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Photodynamic therapy: shedding light on restenosis
  1. R Mansfielda,
  2. S Bownb,
  3. J McEwana
  1. aCardiovascular Repair and Remodelling Group, The Hatter Institute, Royal Free and UCL Medical School, Middlesex Hospital, Mortimer Street, London W1N 8AA, UK, bNational Medical Laser Centre, Royal Free and UCL Medical School
  1. Dr Mansfieldr.mansfield{at}

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The major limitation of the long term success of percutaneous coronary interventions is the development of restenosis, which occurs in 30–50% of patients within six months.1 2 Restenosis is the result of a complex pathophysiological process in the arterial wall in response to balloon dilatation or stent insertion. For many years the hallmark of this response to injury was considered to be the development of intimal hyperplasia resulting from the proliferation and migration of smooth muscle cells from the arterial media.3More recently, it has become clear that this is not the only factor involved. Other key aspects in the development of the restenotic lesion are the extracellular matrix, elastic vessel recoil, and arterial remodelling.4 While our understanding of the processes induced by balloon injury has improved, treatment strategies to limit this have been disappointing in clinical practice.5Stenting, which is now used in up to 80% of all coronary interventional procedures, has almost eliminated problems from elastic recoil and has reduced restenosis rates, but neointimal hyperplasia around stent struts can still lead to in-stent restenosis.6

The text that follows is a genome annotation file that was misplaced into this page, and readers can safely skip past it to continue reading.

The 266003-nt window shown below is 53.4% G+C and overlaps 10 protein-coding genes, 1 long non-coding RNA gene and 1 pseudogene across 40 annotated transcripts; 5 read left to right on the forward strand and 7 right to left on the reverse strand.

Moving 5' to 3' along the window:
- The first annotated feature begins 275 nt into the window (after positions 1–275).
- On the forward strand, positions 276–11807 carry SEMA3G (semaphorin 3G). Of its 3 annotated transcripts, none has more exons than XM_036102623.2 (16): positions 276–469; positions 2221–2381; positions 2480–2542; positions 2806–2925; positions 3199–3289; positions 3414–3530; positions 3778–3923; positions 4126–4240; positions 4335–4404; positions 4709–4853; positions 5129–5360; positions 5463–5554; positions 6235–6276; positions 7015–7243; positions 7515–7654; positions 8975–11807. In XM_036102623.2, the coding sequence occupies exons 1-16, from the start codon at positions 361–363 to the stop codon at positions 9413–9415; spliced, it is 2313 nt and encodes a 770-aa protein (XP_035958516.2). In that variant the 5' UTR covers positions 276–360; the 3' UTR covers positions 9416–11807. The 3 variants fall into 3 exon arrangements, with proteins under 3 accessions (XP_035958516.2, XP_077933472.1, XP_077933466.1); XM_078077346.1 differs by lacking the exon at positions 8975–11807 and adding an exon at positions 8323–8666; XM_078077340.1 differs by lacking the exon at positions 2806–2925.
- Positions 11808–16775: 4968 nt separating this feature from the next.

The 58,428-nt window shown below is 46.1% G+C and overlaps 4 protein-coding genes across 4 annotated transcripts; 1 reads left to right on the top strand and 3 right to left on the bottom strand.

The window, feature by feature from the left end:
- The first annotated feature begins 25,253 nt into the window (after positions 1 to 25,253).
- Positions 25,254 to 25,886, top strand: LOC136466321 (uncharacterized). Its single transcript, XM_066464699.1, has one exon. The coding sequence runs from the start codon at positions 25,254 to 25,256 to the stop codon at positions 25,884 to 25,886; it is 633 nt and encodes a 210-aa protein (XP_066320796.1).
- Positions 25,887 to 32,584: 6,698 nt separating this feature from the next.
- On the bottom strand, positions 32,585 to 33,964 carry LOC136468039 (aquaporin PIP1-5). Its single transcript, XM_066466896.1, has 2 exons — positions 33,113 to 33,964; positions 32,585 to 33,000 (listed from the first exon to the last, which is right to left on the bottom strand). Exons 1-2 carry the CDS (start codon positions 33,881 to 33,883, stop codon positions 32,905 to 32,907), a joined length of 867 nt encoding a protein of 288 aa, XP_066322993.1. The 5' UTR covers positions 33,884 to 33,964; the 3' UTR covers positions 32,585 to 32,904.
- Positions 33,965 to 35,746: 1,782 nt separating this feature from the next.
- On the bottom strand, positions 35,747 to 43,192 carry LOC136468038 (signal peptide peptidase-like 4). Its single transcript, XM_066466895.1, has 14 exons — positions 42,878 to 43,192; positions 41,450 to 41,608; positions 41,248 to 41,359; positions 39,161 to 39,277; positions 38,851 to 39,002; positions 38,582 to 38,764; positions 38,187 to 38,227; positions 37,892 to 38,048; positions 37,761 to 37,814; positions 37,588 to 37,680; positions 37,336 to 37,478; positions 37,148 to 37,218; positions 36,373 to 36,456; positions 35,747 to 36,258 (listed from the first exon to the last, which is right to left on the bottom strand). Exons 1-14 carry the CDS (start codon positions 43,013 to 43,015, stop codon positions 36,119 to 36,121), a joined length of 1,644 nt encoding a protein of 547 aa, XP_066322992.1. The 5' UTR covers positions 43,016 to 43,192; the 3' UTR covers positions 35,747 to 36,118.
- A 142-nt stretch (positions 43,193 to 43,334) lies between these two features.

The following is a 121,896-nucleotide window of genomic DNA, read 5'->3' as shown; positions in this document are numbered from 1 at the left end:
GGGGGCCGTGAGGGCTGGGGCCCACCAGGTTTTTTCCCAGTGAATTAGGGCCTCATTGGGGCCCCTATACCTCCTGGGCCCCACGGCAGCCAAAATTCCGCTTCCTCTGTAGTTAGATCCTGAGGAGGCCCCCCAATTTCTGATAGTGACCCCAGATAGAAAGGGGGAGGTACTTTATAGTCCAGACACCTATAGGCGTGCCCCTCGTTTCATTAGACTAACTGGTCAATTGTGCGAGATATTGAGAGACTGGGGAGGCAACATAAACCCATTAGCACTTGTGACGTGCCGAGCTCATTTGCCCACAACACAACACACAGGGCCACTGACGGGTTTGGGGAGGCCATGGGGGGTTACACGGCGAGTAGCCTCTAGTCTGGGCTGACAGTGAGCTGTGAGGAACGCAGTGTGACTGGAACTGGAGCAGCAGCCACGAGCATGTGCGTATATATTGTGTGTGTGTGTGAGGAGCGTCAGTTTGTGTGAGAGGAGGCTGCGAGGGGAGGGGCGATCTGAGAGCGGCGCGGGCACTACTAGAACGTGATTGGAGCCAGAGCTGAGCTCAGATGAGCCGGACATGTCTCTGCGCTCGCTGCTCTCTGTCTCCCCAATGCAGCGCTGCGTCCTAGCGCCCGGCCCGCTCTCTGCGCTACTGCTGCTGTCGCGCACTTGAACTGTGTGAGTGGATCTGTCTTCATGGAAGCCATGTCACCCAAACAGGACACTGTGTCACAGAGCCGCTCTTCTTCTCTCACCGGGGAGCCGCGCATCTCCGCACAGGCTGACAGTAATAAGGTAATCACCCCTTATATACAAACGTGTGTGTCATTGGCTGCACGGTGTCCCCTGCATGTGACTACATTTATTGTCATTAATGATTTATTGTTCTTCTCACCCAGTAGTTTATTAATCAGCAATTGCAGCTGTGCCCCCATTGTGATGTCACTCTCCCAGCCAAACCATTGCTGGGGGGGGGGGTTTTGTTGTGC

Intracoronary brachytherapy is one technique that has proved promising in the prevention of restenosis using either catheter based systems for radiation delivery or radioactive stents.7 Concerns have been expressed about late thrombotic occlusion after brachytherapy.8 However, the prolonged use of antiplatelet drugs may control this problem. Brachytherapy is probably the best option for treating restenosis currently available. Nevertheless, it would be attractive to find a method of preventing restenosis after percutaneous intervention that does not involve ionising radiation or prolonged drug treatment. Photodynamic therapy (PDT), which in contrast to brachytherapy uses non-ionising radiation, is emerging as another possible strategy.

Photodynamic therapy

PDT involves the interaction of a photosensitising drug, light, and tissue oxygen9 (fig 1). Photosensitising agents, many …

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